The Elizabethtown Borough Council has an uncontested race after all despite Democrats using write-in votes to nominate candidates to oppose Republican incumbents in all three wards.
Kelly Fuddy got 46 write-in votes for the First Ward Borough Council seat,considerably more than the 10 needed to get the Democratic nomination for the seat now held by Republican Tom Shaud, who is seeking re-election. But Randall O. Wenger,head of the Lancaster County Board of Elections and Registration Commission, told the Advocate that Fuddy was notified aboutthe write-in votes she got by certified mail,which was signed for, but she did not respond to accept the nomination, nor did she file her required Statement of Financial Interest with the borough, so the nomination is listed as vacant.
The Elizabethtown Democratic Committee released a written statement when asked about the First Ward campaign.
“Kelly Fuddy has withdrawn her candidacy for borough council for family reasons. We fully support her choice and know she has her priorities right — family always comes first. Moving forward we encourage everyone to continue to support our excellent candidates in the second and third wards, John Auker-Endres and Deb Jones respectively,” the statement said.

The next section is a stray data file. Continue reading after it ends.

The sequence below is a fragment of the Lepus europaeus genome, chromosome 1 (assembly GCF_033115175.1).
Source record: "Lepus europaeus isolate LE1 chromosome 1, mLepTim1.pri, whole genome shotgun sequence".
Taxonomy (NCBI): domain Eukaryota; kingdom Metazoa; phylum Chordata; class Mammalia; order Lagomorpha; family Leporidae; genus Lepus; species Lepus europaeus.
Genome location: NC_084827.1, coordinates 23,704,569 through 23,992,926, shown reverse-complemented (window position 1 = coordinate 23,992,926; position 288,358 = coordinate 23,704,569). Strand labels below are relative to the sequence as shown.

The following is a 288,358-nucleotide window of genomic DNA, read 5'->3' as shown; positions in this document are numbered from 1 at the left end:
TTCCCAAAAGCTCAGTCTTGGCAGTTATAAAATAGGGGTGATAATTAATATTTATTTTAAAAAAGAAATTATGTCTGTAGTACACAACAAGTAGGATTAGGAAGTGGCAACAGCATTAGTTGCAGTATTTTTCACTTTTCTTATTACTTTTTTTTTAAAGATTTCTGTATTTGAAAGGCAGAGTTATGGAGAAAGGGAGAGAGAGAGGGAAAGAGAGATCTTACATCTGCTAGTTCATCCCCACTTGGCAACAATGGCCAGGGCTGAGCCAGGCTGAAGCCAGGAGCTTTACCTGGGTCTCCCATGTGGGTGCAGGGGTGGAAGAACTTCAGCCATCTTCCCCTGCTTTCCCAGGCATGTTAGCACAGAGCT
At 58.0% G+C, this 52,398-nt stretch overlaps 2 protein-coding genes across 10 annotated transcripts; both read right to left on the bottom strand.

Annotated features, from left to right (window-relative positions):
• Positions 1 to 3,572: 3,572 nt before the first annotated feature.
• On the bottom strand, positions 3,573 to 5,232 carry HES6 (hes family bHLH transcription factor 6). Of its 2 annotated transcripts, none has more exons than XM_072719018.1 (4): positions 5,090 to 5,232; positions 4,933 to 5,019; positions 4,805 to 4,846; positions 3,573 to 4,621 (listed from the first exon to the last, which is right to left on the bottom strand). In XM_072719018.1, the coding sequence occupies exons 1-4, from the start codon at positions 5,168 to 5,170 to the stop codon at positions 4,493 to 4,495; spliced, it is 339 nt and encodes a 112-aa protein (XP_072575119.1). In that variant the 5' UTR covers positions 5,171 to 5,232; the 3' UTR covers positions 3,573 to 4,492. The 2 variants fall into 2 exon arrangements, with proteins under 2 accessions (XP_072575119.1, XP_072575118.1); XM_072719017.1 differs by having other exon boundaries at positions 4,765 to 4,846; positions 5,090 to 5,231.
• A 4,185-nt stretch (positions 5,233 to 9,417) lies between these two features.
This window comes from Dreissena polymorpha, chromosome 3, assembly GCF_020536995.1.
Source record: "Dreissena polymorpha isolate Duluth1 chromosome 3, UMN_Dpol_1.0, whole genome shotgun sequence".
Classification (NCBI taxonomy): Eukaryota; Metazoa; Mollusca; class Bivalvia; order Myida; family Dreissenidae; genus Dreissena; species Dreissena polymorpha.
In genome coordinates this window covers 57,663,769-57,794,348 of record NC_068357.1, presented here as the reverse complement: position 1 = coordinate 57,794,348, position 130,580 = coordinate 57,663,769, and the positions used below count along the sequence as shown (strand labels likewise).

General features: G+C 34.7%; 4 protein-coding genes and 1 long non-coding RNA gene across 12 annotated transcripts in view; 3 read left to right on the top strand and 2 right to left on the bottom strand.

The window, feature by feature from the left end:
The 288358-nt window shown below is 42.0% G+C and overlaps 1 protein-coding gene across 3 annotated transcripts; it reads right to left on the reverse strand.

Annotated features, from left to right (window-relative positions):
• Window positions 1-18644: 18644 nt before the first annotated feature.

Registered Democrats and Republicans can only get on the general election ballot by being nominated in primary elections. The deadline for candidates other than registered Democrats and Republicans to file signatures to get on the ballot was Thursday, Aug. 1, so it is no longer possible for anyone to get on the ballot to oppose Shaud for reelection in the First Ward this year. The only way Shaud can lose is if more people write the name of an opponent in November than vote for Shaud. The First Ward is the part of the borough where people vote behind the Lutheran church.
In the Second Ward, where people vote at the borough office, Auker-Endres ischallenging Republican incumbent Jeff McCloud. In the Third Ward, where people vote at the fire station or at the United Zion Church, Jones is challenging Republican incumbent Phillip P. Clark.